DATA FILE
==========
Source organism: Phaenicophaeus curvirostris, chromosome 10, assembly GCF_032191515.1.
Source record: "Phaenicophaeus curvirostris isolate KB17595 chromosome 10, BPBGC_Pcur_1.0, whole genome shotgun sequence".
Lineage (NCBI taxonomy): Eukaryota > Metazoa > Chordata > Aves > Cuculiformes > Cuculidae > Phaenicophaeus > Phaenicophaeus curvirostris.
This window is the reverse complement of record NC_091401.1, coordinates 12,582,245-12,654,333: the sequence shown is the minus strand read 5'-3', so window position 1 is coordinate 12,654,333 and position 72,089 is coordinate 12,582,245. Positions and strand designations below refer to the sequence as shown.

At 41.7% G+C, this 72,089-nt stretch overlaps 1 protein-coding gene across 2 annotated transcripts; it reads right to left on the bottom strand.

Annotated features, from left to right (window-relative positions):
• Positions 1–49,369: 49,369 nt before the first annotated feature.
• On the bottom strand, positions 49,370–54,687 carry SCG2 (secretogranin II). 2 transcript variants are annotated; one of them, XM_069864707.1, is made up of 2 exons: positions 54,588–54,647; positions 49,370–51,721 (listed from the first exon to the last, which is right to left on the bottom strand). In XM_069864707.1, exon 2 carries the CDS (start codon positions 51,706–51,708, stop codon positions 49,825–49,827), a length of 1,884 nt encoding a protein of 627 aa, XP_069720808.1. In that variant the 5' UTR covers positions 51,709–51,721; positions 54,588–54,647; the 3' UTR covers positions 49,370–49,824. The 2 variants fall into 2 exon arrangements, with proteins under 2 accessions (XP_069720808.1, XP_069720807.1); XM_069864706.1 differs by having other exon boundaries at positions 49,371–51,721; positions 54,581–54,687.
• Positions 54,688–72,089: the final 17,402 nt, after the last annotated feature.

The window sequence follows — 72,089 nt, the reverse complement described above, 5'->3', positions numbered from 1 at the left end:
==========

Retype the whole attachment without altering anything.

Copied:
Source organism: Phaenicophaeus curvirostris, chromosome 10, assembly GCF_032191515.1.
Source record: "Phaenicophaeus curvirostris isolate KB17595 chromosome 10, BPBGC_Pcur_1.0, whole genome shotgun sequence".
Lineage (NCBI taxonomy): Eukaryota > Metazoa > Chordata > Aves > Cuculiformes > Cuculidae > Phaenicophaeus > Phaenicophaeus curvirostris.
This window is the reverse complement of record NC_091401.1, coordinates 12,582,245-12,654,333: the sequence shown is the minus strand read 5'-3', so window position 1 is coordinate 12,654,333 and position 72,089 is coordinate 12,582,245. Positions and strand designations below refer to the sequence as shown.

At 41.7% G+C, this 72,089-nt stretch overlaps 1 protein-coding gene across 2 annotated transcripts; it reads right to left on the bottom strand.

Annotated features, from left to right (window-relative positions):
• Positions 1–49,369: 49,369 nt before the first annotated feature.
• On the bottom strand, positions 49,370–54,687 carry SCG2 (secretogranin II). 2 transcript variants are annotated; one of them, XM_069864707.1, is made up of 2 exons: positions 54,588–54,647; positions 49,370–51,721 (listed from the first exon to the last, which is right to left on the bottom strand). In XM_069864707.1, exon 2 carries the CDS (start codon positions 51,706–51,708, stop codon positions 49,825–49,827), a length of 1,884 nt encoding a protein of 627 aa, XP_069720808.1. In that variant the 5' UTR covers positions 51,709–51,721; positions 54,588–54,647; the 3' UTR covers positions 49,370–49,824. The 2 variants fall into 2 exon arrangements, with proteins under 2 accessions (XP_069720808.1, XP_069720807.1); XM_069864706.1 differs by having other exon boundaries at positions 49,371–51,721; positions 54,581–54,687.
• Positions 54,688–72,089: the final 17,402 nt, after the last annotated feature.

The window sequence follows — 72,089 nt, the reverse complement described above, 5'->3', positions numbered from 1 at the left end: